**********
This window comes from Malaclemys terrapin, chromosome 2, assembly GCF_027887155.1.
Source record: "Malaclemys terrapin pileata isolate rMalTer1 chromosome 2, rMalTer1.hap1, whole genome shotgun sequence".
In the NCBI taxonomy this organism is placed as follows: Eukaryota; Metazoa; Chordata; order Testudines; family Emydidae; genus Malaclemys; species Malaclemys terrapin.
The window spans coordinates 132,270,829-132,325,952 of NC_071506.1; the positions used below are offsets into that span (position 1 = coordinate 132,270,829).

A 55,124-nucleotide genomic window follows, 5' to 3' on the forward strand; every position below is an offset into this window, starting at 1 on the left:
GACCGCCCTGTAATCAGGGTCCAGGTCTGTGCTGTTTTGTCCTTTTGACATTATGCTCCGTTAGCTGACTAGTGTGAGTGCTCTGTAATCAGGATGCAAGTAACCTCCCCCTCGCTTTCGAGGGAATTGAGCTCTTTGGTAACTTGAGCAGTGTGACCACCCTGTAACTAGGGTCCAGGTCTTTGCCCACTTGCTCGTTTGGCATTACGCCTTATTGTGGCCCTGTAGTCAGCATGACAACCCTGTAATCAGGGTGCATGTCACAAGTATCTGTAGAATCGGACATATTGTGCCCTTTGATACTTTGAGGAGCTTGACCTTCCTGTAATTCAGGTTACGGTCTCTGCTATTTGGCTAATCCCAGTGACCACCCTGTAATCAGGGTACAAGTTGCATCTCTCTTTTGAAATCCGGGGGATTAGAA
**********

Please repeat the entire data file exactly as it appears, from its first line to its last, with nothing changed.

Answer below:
This window comes from Malaclemys terrapin, chromosome 2, assembly GCF_027887155.1.
Source record: "Malaclemys terrapin pileata isolate rMalTer1 chromosome 2, rMalTer1.hap1, whole genome shotgun sequence".
In the NCBI taxonomy this organism is placed as follows: Eukaryota; Metazoa; Chordata; order Testudines; family Emydidae; genus Malaclemys; species Malaclemys terrapin.
The window spans coordinates 132,270,829-132,325,952 of NC_071506.1; the positions used below are offsets into that span (position 1 = coordinate 132,270,829).

A 55,124-nucleotide genomic window follows, 5' to 3' on the forward strand; every position below is an offset into this window, starting at 1 on the left:
GACCGCCCTGTAATCAGGGTCCAGGTCTGTGCTGTTTTGTCCTTTTGACATTATGCTCCGTTAGCTGACTAGTGTGAGTGCTCTGTAATCAGGATGCAAGTAACCTCCCCCTCGCTTTCGAGGGAATTGAGCTCTTTGGTAACTTGAGCAGTGTGACCACCCTGTAACTAGGGTCCAGGTCTTTGCCCACTTGCTCGTTTGGCATTACGCCTTATTGTGGCCCTGTAGTCAGCATGACAACCCTGTAATCAGGGTGCATGTCACAAGTATCTGTAGAATCGGACATATTGTGCCCTTTGATACTTTGAGGAGCTTGACCTTCCTGTAATTCAGGTTACGGTCTCTGCTATTTGGCTAATCCCAGTGACCACCCTGTAATCAGGGTACAAGTTGCATCTCTCTTTTGAAATCCGGGGGATTAGAA